Its mobile payment solution, PayLah, is cloud-hosted. Its mobile-only Digibank app, first launched in India, is also in the cloud.
“We were previously constrained by our ability to scale, but the cloud has presented us with an opportunity to experiment like we couldn’t do in the past,” explains David Gledhill, CIO at DBS Bank Group.
Digibank, which features three fintech products – the chatbot called Kasisto; a personalised spending recommendation product, Moneythor; and an in-app security locker, V-Key – has also been launched in Indonesia.
But even from within, some of DBS’s internal operations are also run on the cloud. The bank uses Amazon Web Services’ (AWS) compute-as-a-service offering, Microsoft’s Office 365 productivity suite, and Akamai’s cloud-based web application accelerator and DDoS protection.
“It’s inevitable when people use the cloud as part of their workflows,” Gledhill explains. “AWS and other cloud providers are just going to get better at implementing and managing security overtime due to the scale at which they operate. They can get things done much more consistently than we can ever hope to do within our own company.”
It’s true that the core banking platforms can’t be all be moved to the cloud because of architecture issues, but Gledhill says the priority is “to work on making those applications cloud ready.”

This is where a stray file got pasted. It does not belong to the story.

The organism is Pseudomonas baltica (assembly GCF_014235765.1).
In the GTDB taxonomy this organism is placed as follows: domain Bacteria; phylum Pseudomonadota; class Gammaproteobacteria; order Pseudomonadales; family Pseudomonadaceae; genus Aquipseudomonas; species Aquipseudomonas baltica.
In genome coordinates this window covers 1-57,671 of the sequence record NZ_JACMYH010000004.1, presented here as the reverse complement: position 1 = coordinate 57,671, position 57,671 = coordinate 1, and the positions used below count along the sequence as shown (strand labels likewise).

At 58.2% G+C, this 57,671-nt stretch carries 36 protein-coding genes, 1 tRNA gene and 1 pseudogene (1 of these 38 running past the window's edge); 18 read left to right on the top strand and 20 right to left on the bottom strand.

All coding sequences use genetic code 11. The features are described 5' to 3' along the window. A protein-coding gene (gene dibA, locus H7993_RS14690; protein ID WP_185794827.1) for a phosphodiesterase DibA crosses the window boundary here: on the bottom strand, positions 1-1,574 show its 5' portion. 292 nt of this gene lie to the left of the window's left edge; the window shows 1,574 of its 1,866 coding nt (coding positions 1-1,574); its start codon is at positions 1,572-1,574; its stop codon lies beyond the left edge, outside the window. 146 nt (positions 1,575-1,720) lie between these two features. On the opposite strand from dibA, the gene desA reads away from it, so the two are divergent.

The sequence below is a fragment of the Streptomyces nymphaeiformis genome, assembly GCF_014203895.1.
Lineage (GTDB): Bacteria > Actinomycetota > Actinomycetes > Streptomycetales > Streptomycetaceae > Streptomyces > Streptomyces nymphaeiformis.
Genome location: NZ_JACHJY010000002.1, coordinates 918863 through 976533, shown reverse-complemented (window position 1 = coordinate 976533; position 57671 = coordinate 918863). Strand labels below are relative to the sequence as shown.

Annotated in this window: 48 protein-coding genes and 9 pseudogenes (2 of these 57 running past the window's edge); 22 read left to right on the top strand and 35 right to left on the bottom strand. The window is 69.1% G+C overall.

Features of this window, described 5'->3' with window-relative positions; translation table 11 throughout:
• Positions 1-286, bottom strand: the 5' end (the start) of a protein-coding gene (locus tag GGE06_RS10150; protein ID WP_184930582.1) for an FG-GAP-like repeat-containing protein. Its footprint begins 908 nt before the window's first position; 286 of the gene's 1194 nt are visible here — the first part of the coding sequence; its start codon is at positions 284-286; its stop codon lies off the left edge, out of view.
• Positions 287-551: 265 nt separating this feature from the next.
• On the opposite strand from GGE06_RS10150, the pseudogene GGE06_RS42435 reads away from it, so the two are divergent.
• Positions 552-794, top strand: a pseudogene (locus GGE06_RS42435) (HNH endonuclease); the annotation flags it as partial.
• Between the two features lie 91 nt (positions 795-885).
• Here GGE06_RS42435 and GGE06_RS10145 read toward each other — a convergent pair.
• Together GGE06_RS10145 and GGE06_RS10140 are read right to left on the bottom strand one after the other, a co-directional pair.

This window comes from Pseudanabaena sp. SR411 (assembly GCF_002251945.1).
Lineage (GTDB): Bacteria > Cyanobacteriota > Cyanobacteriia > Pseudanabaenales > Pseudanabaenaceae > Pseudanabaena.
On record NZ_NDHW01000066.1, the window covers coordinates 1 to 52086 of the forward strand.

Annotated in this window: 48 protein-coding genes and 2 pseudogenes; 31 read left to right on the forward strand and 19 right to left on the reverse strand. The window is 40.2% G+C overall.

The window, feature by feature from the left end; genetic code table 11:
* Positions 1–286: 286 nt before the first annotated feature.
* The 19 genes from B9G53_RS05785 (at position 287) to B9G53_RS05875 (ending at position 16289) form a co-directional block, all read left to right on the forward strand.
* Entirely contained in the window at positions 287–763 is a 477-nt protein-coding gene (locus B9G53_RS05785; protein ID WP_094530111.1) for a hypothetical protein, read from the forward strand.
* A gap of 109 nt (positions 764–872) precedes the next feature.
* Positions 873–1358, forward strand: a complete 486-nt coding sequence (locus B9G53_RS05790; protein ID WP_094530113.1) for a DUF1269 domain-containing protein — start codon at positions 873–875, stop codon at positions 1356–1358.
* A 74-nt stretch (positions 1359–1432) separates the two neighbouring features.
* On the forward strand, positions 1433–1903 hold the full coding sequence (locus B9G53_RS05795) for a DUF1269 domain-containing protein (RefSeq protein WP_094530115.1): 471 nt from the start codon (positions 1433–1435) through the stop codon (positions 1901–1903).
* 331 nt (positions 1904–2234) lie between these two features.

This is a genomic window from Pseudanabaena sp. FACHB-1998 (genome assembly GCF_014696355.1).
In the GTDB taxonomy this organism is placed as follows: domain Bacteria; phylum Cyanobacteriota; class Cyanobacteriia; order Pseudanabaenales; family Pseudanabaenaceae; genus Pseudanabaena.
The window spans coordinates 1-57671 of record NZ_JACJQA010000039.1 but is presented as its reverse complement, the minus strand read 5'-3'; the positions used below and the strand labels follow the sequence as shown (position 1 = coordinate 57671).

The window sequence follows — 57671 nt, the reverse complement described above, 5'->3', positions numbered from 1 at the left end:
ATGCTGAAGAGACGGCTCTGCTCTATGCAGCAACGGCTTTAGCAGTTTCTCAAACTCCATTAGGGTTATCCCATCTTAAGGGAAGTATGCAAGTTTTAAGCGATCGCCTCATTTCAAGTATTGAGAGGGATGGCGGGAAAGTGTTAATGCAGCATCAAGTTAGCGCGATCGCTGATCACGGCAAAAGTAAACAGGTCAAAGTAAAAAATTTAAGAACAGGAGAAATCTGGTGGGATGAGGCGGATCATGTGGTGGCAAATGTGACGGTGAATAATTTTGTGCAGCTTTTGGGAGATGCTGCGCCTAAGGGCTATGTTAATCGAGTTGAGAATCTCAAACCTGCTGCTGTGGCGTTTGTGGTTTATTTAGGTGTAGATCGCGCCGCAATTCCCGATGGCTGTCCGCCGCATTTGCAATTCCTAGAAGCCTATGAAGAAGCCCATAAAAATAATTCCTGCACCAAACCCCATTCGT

The bank has identified applications that can be prioritised for cloud migration, and Gledhill says they fall on two categories: mobile applications and applications that deal with data and analytics.
“We’re seeing a greater demand for big data/analytics versus any urgency to get mobile apps onto the cloud,” he says, adding that the challenge for DBS Bank is how to apply traditional layers of controls for cloud-run applications.
There is also the issue of whether to stick with a single provider or go the multiple provider route.
“One layer of going onto the cloud involves utilizing just cloud servers and storage from a provider like AWS, but doing that alone doesn’t get you far until you’ve embraced other associated applications such as Lambda, Redshift, and Aurora. Right now, the bigger question would probably concern which software products look the most attractive to us, and how deeply we’ll wish to invest in a single provider,” he said.
Even with various issues and challenges, the DBS bank executive says that the cloud is the way to go for them.
“We’ll never catch up if we stick to building our own data centres, we’ll always be some two years behind,” states Gledhill.
Part of the reason is for fast implementation of innovations. “We need to run like a 22,000 person startup. You can’t move very far as a bank today if you can’t achieve that,” he concluded.